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2006-11-08

26. Fundamental Rights and the Fight against Homophobia

SPEAKING NOTES 
 
Fundamental rights and the fight against homophobia;  
contribution to the PES-LIBE-FEMM Joint Conference “Fundamental Rights for LGBT people: The EU’s Role on the eve of 2007”. 
(Brussels, 8-9 November 2006)
 
 
 
Joke Swiebel 
Former Chair of the EP Intergroup on Gay and Lesbian Rights (1999-2004)
 
 
-Congratulate two Co-odinators (Lizzy Groener and Martine Roure) -- joint initiative 
- Commend them with success : first time that de PES Group takes up the topic of LGBT human rights 
- It is about time. 
 
I was asked to talk about  
- the most effective tools at the disposal of the European Socialists to defend fundamental rights and to fight against homophobia. 
We could talk a lot about: education, information, new legislation, training etc. 
At a higher level of abstraction, the European Socialists need four things: 
 
 
1 - a vision 
2 - a plan 
3 - a network 
4 – credibility 
 
 
 
1. A Vision 
The European Socialists are inclined to link homophobia (and other forms of intolerance) very much to the extreme right. See, for example, the campaign Diversity Yes/ Intolerance No. Of course, fighting the extreme right and the homophobia and other forms of intolerance that they spread around, is important in itself. 
But a more common form of homophobia is much more widespread: old fashioned prejudices about the proper roles of men and women. Rigid gender roles are the common enemy of both the feminist movement and the LGBT movement. They form the basis for the resistance to realize gender equality and to recognize LGBT rights as fundamental rights (or human rights). 
 
Another, similar trap is to link homophobia to religious extremism, esp. to muslim fundamentalism. 
 
In my view, the European Socialist should base their fight against homophobia on the principle that the rights of LGBT people are human rights. Moreover, the European Socialist must not be afraid to discuss the homophobia inside their own parties.  
As long as Socialist parties take the dominance of heterosexual male norms and interests for granted, LGBT people cannot be bought off with a extra place at the table; like women’s groups, LGBT groups inside these parties will also challenge the menu. All this does mean that a serious introspection and a honest discussion inside the PES is inevitable. 
 
 
 
2. A plan 
The European socialist need a plan. A position paper or a programme that spells out what it means that LGBT rights are human rights. It means that these rights are non-negotiable. It means that the PES Party and the PES Group must to see to it that LGBT human rights are integrated in all EU policy-making, both in the internal and in the external policies of the EU. 
Examples; social polices, free movement, but also the enlargement process and the activities and relations with other parts of the world.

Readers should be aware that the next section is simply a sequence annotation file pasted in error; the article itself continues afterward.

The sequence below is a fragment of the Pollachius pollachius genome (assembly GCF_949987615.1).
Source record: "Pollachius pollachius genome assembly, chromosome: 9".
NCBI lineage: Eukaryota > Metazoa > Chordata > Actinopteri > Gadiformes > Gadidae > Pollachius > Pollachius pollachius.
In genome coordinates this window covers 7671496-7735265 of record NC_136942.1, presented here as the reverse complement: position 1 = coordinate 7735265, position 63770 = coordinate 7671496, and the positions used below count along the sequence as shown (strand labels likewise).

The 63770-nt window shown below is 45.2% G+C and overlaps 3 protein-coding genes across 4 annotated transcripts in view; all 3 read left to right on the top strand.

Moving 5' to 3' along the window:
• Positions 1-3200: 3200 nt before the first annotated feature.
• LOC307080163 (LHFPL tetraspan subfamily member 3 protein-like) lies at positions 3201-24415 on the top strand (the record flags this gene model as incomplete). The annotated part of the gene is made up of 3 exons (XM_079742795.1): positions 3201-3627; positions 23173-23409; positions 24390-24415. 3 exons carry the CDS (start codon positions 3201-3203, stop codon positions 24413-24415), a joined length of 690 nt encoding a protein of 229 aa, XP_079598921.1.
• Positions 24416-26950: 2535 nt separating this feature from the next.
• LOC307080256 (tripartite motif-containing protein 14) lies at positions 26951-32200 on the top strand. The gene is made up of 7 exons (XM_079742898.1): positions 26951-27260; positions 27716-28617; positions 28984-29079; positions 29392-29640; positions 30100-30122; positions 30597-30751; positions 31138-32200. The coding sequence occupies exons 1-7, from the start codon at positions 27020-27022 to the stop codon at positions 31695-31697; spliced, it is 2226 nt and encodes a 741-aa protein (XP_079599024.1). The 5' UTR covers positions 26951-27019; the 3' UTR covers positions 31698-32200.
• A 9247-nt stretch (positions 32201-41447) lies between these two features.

PES party should also put the issue on the agenda in a Europe- wide socialist dialogue and stimulate the member parties to take this issue seriously.  
Why not make at start at the PES Congress in Porto next month? 
 
This is a tremendous job. It will have to cover freedom of assembly and the prevention and punishment of hate crimes, but also migration policies, labour law, education and health care. 
Demands a vision, but also expertise, time, patience and political skills. 
History of women’s struggle within political parties shows that such an exercise is necessary. 
 
The Declaration of Montreal – adopted this summer at the International Conference on LGBT Human Rights of the 1st World Outgames in Montreal (Canada) – could function as a source of inspiration. 
 
 
3. A network 
The PES party needs a network of LGBT activist in the member parties around Europe. In order to be effective, such a network must have an official status and some resources of its own. It should function as an early warning system concerning developments in all European countries and stimulate the member parties to take appropriate action to fight homophobia. Therefore, it should not be dependent on the goodwill of the member parties only. It should aim at gender balance, i.e. make an extra effort to get women on board. The function and internal rules must be transparent and it must have some guarantee for continuity.  
I welcome the recent establishment of Rainbow Rose. I hope it can develop into the type of network that we need. 
 
 
4. Credibility 
If the European Socialist are really serious in fighting homophobia, a vision, a plan and a network are not enough; we also need credibility. In my view, this means the following. 
 
Open display of political will. The top leaders of the PES party and the PES group should declare in public that LGBT Human Rights are on their priority list, and act accordingly. They are only credible if they do not only lend moral support, but also offer practical help and allocate financial means for this purpose. 
 
Visibility. More openly gay men and lesbian women, and bisexual and transgendered persons should get a fair chance to be appointed at important positions of leadership, in the member parties, but also in the PES party and in the PES parliamentary group. 
 
Authenticity and authority. The PES must take the lead in fighting homophobia in Europe. This can in the end only be done if our drive is real and if we are prepared to invest our energy in the development of a vision, the collection and dissemination of knowledge and information. This will not come by itself, but demands a deliberate and genuine effort. 
As a stepping stone, I recommend that the PES discusses the Declaration of Montreal and considers endorsing it, as 15 other political parties and elected bodies around the world have already done.  
 
 
 
JS/161106 

 

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